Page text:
"Do not go where the path may lead. Go instead where there is no path and leave a trail."

Tuesday, September 16, 2008


I was originally going to title this blog "Becoming a Butterfly," because I've been thinking of this story lately:

Butterfly (A True Story)

A family in my neighborhood once brought in two cocoons that were just about to hatch. They watched as the 1st once began to open and the butterfly inside squeezed very slowly and painfully through a tiny hole that it chewed in 1 end of the cocoon. After lying exhausted for about 10 minutes following its agonizing emergence, the butterfly finally flew out the window on its beautiful wings.

The family decided to help the 2nd butterfly so that it would not have to go through such an excruciating ordeal. So, as it began to emerge, they carefull sliced open the cocoon with a razor blade, doing the equivalent of a cesarean section. The 2nd butterfly never did sprout wings and in about 10 minutes, instead of flying away, it quietly died.

The family asked a biologist friend to explain what happened. The scientist said that the difficult struggly to emerge from the small hole actually pushes the liquids from depp inside the butterfly's body into the tiny capillaries in in the wings, where they harden to complete the health and beauty of the adult butterfly.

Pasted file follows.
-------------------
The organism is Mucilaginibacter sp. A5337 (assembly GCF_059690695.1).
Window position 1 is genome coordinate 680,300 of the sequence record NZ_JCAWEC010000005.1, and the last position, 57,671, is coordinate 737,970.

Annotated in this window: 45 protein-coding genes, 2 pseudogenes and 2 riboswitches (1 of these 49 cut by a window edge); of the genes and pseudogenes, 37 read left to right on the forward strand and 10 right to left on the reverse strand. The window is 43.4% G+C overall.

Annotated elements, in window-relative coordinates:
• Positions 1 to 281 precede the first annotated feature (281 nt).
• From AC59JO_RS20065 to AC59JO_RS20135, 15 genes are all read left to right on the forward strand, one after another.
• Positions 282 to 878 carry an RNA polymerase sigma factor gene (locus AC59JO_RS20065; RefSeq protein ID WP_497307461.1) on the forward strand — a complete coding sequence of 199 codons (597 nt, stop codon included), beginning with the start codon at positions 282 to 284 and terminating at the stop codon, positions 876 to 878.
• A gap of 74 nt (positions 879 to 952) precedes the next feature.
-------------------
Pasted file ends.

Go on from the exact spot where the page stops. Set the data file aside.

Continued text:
Without the struggle, there are no wings

It seems we've been experiencing some family-wide growing pains lately. So I've been thinking of this story, and thinking how butterflies do not transform overnight. They become butterflies as the result of a long and gradual process. Sometimes there are jumps between stages, and sometimes there is struggling. I've seen this again and again in myself, and I see it again and again in my kids, especially lately. So this story I've heard so long ago has been on my mind, and this blog post was born. But then I thought.... what if they don't want to be butterflies? What if they want to become dolphins or lizards or pterodactyls?

Whenever I'm asked why I homeschool, I have a tendency to babble. I am a babbler anyway, and there are just so many many reasons. This though, would have to be at the top of my list. I want my kids to be able to be what THEY want to be, and I want them to take the path THEY need to take to get there. I see so many people - friends, family members, other homeschoolers - try to subtly and not-so-subtly assist my kids in becoming "butterflies." They want to box them, label them, declare they're butterflies and send them on their way. I thank God that they have other choices, and I thank God that they know they're free to become whatever their hearts desire.


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